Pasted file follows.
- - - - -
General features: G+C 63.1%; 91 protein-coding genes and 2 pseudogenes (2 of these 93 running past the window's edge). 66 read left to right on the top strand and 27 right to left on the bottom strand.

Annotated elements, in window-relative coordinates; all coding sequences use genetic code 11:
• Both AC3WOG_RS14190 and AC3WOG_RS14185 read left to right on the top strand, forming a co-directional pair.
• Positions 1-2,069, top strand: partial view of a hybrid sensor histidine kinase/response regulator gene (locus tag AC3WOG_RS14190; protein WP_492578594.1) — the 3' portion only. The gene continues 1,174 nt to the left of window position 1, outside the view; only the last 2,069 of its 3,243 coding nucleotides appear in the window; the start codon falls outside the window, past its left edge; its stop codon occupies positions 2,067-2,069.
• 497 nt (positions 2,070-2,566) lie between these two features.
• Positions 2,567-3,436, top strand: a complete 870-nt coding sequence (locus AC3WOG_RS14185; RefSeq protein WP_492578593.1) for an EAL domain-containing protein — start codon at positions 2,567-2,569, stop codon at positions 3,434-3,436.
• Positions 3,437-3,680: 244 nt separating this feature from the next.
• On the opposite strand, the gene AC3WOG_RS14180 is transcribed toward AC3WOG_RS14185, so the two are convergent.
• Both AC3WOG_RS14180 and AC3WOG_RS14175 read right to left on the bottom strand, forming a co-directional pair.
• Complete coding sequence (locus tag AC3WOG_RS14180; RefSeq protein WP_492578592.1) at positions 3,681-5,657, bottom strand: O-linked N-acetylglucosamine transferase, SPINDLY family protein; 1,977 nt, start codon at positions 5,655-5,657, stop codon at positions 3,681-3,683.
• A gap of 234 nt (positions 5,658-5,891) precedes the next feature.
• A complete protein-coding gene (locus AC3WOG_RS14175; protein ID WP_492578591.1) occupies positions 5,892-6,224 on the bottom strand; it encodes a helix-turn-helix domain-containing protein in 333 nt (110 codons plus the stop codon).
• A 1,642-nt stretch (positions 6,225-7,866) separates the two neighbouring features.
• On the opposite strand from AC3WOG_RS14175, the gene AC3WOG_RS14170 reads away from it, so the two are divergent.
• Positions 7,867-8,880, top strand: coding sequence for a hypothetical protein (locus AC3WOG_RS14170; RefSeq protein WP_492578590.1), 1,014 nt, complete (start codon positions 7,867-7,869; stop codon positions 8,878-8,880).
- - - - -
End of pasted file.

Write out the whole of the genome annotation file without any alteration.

General features: G+C 63.1%; 91 protein-coding genes and 2 pseudogenes (2 of these 93 running past the window's edge). 66 read left to right on the top strand and 27 right to left on the bottom strand.

Annotated elements, in window-relative coordinates; all coding sequences use genetic code 11:
• Both AC3WOG_RS14190 and AC3WOG_RS14185 read left to right on the top strand, forming a co-directional pair.
• Positions 1-2,069, top strand: partial view of a hybrid sensor histidine kinase/response regulator gene (locus tag AC3WOG_RS14190; protein WP_492578594.1) — the 3' portion only. The gene continues 1,174 nt to the left of window position 1, outside the view; only the last 2,069 of its 3,243 coding nucleotides appear in the window; the start codon falls outside the window, past its left edge; its stop codon occupies positions 2,067-2,069.
• 497 nt (positions 2,070-2,566) lie between these two features.
• Positions 2,567-3,436, top strand: a complete 870-nt coding sequence (locus AC3WOG_RS14185; RefSeq protein WP_492578593.1) for an EAL domain-containing protein — start codon at positions 2,567-2,569, stop codon at positions 3,434-3,436.
• Positions 3,437-3,680: 244 nt separating this feature from the next.
• On the opposite strand, the gene AC3WOG_RS14180 is transcribed toward AC3WOG_RS14185, so the two are convergent.
• Both AC3WOG_RS14180 and AC3WOG_RS14175 read right to left on the bottom strand, forming a co-directional pair.
• Complete coding sequence (locus tag AC3WOG_RS14180; RefSeq protein WP_492578592.1) at positions 3,681-5,657, bottom strand: O-linked N-acetylglucosamine transferase, SPINDLY family protein; 1,977 nt, start codon at positions 5,655-5,657, stop codon at positions 3,681-3,683.
• A gap of 234 nt (positions 5,658-5,891) precedes the next feature.
• A complete protein-coding gene (locus AC3WOG_RS14175; protein ID WP_492578591.1) occupies positions 5,892-6,224 on the bottom strand; it encodes a helix-turn-helix domain-containing protein in 333 nt (110 codons plus the stop codon).
• A 1,642-nt stretch (positions 6,225-7,866) separates the two neighbouring features.
• On the opposite strand from AC3WOG_RS14175, the gene AC3WOG_RS14170 reads away from it, so the two are divergent.
• Positions 7,867-8,880, top strand: coding sequence for a hypothetical protein (locus AC3WOG_RS14170; RefSeq protein WP_492578590.1), 1,014 nt, complete (start codon positions 7,867-7,869; stop codon positions 8,878-8,880).